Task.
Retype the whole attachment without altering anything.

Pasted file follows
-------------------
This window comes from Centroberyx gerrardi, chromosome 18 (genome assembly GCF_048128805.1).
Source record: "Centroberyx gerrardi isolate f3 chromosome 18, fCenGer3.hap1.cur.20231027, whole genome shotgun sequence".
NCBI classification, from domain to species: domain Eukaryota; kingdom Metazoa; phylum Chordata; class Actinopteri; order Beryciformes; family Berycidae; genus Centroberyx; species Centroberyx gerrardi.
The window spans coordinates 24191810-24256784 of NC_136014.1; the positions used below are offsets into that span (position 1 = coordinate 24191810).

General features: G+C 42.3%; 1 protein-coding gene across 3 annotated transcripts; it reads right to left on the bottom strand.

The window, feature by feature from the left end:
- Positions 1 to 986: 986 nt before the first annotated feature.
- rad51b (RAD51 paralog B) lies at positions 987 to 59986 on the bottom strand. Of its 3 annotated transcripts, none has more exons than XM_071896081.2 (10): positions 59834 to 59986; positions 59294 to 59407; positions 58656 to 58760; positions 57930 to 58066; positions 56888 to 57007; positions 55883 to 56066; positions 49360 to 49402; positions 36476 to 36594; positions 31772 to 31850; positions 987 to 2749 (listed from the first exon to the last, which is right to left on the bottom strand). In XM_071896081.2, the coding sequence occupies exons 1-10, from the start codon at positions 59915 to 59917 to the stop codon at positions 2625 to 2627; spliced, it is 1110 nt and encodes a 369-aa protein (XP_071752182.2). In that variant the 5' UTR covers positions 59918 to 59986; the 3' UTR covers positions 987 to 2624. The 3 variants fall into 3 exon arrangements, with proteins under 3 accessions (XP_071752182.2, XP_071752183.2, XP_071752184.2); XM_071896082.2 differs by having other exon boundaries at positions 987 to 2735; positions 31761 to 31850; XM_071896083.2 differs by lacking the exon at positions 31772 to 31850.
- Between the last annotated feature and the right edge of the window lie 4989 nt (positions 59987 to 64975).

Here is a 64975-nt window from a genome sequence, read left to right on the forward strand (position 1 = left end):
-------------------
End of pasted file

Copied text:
This window comes from Centroberyx gerrardi, chromosome 18 (genome assembly GCF_048128805.1).
Source record: "Centroberyx gerrardi isolate f3 chromosome 18, fCenGer3.hap1.cur.20231027, whole genome shotgun sequence".
NCBI classification, from domain to species: domain Eukaryota; kingdom Metazoa; phylum Chordata; class Actinopteri; order Beryciformes; family Berycidae; genus Centroberyx; species Centroberyx gerrardi.
The window spans coordinates 24191810-24256784 of NC_136014.1; the positions used below are offsets into that span (position 1 = coordinate 24191810).

General features: G+C 42.3%; 1 protein-coding gene across 3 annotated transcripts; it reads right to left on the bottom strand.

The window, feature by feature from the left end:
- Positions 1 to 986: 986 nt before the first annotated feature.
- rad51b (RAD51 paralog B) lies at positions 987 to 59986 on the bottom strand. Of its 3 annotated transcripts, none has more exons than XM_071896081.2 (10): positions 59834 to 59986; positions 59294 to 59407; positions 58656 to 58760; positions 57930 to 58066; positions 56888 to 57007; positions 55883 to 56066; positions 49360 to 49402; positions 36476 to 36594; positions 31772 to 31850; positions 987 to 2749 (listed from the first exon to the last, which is right to left on the bottom strand). In XM_071896081.2, the coding sequence occupies exons 1-10, from the start codon at positions 59915 to 59917 to the stop codon at positions 2625 to 2627; spliced, it is 1110 nt and encodes a 369-aa protein (XP_071752182.2). In that variant the 5' UTR covers positions 59918 to 59986; the 3' UTR covers positions 987 to 2624. The 3 variants fall into 3 exon arrangements, with proteins under 3 accessions (XP_071752182.2, XP_071752183.2, XP_071752184.2); XM_071896082.2 differs by having other exon boundaries at positions 987 to 2735; positions 31761 to 31850; XM_071896083.2 differs by lacking the exon at positions 31772 to 31850.
- Between the last annotated feature and the right edge of the window lie 4989 nt (positions 59987 to 64975).

Here is a 64975-nt window from a genome sequence, read left to right on the forward strand (position 1 = left end):